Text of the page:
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Heidegger’s concept of truth reconsidered in light of Tugendhat’s critique

Beck, G.H. (2017) Heidegger’s concept of truth reconsidered in light of Tugendhat’s critique. Journal of the British Society for Phenomenology, 49 (2). pp. 91-108.

Link to Published Version: https://doi.org/10.1080/00071773.2017.1403750
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Abstract

Ernst Tugendhat’s critique of Martin Heidegger’s conception of truth is an ongoing topic in Heideggerian scholarship. In this paper, I contribute to the ongoing exchange between defenders of Heidegger and those who are in agreement with Tugendhat. Specifically, I contend that Tugendhat’s criticisms fail to situate Heidegger’s account of truth within his broader phenomenological–hermeneutic project. In the end, Tugendhat’s critique is grounded upon philosophical assumptions that Heidegger is bringing under question by rethinking the concept of truth. I suggest that thinking through Tugendhat’s critique and attempting to formulate an adequate Heideggerian response gives us a richer understanding of both Heidegger’s account of truth and his general philosophical project.

Heidegger’s treatment of the problem of truth has been much disputed in the secondary literature. In an influential contribution to this literature, “Heidegger’s Idea of Truth”,11 Tugendhat, “Heidegger’s Idea of Truth,” 79–92.View all notes Ernst Tugendhat critiques Heidegger’s treatment of the concept of truth in Being and Time, §44.22 Heidegger, Being and Time, 204–20.View all notes Although Tugendhat here directs his criticisms at §44 in particular, he claims that the objections he raises are pertinent to discussions of truth throughout Heidegger’s corpus. From Tugendhat’s perspective, it is in §44 that Heidegger first lays the untenable foundations for his understanding of truth, which carry through to his later works.

The trenchancy of Tugendhat’s critique has been a controversial discussion point for Heideggerian scholarship since Tugendhat first raised these objections during a lecture in 1964.44 Dahlstrom, “The Clearing and Its Truth: Reflections on Tugendhat’s Criticisms and Heidegger’s Concessions,” 3–4. For further discussions on this topic, which are important and yet given the limited scope of this paper, I will not specifically address, see: Carmen, “Discourse, Expression, Truth,” in Heidegger’s Analytic: Interpretation, Discourse and Authenticity in Being and Time; Crowell, Normativity and Phenomenology in Husserl and Heidegger; Duits, “On Tugendhat’s Analysis of Heidegger’s Concept of Truth”; Habermas, “The Undermining of Western Rationalism: Heidegger,” in The Philosophical Discourse of Modernity: Twelve Lectures; Habermas, “Richard Rorty’s Pragmatic Turn,” in Truth: Engagements Across Philosophical Traditions; Wrathall, “Heidegger and Truth as Correspondence”; Wrathall, “Appendix on Tugendhat,” in Heidegger and Unconcealment: Truth, Language, and History.View all notes An assessment of the extent to which Tugendhat’s critique undermines Heidegger’s interpretation of the concept of truth becomes all the more pressing in light of Heidegger’s lecture, “The End of Philosophy and the Task of Thinking”55 Heidegger, On Time and Being, 55–73.View all notes (delivered only months after Tugendhat’s initial lecture of 1964), in which Heidegger seemingly retreats from his account of truth in Being and Time.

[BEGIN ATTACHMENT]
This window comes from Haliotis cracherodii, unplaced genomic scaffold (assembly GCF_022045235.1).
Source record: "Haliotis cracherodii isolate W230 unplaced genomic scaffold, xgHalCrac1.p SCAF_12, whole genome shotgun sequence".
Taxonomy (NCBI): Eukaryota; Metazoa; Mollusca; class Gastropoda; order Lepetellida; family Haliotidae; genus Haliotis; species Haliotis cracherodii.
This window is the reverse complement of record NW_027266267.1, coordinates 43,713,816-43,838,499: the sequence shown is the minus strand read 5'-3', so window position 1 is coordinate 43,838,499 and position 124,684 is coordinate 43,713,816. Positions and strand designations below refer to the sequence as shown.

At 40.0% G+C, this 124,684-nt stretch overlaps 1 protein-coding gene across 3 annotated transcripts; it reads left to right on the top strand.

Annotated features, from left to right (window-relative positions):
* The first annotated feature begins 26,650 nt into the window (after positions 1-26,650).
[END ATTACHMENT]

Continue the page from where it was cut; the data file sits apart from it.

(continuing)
In the first section of this paper, I briefly outline Tugendhat’s critique of Heidegger’s account of truth as alētheia. Next, I will consider some of the ways Tugendhat’s critique of Heidegger’s interpretation of truth have been taken up and dealt with in the secondary literature. This will lead to the third and final section, in which I propose a possible response to Tugendhat’s critique and show the presuppositions of Tugendhat’s criticisms.

I will show that to some extent, Tugendhat’s critique of Heidegger’s notion of truth does not take into account Heidegger’s general philosophical project and the way it led him to question the concept of truth as correctness. In the end, Tugendhat’s critique is grounded upon philosophical assumptions that Heidegger is bringing under question by rethinking the concept of truth. Hence I suggest that Tugendhat’s critique is problematic and somewhat misleading.

My aim in this paper is not simply to defend Heidegger, but also to reconsider Heidegger’s notion of truth as alētheia in light of Tugendhat’s critique. I suggest that thinking through the encounter between Heidegger and Tugendhat allows for a richer understanding of both Heidegger’s account of truth and his general philosophical project.

Publication Type: Journal Article
Murdoch Affiliation: School of Arts
Publisher: Jackson Publishing and Distribution
Copyright: 2017 British Society for Phenomenology
URI: http://researchrepository.murdoch.edu.au/id/eprint/39779
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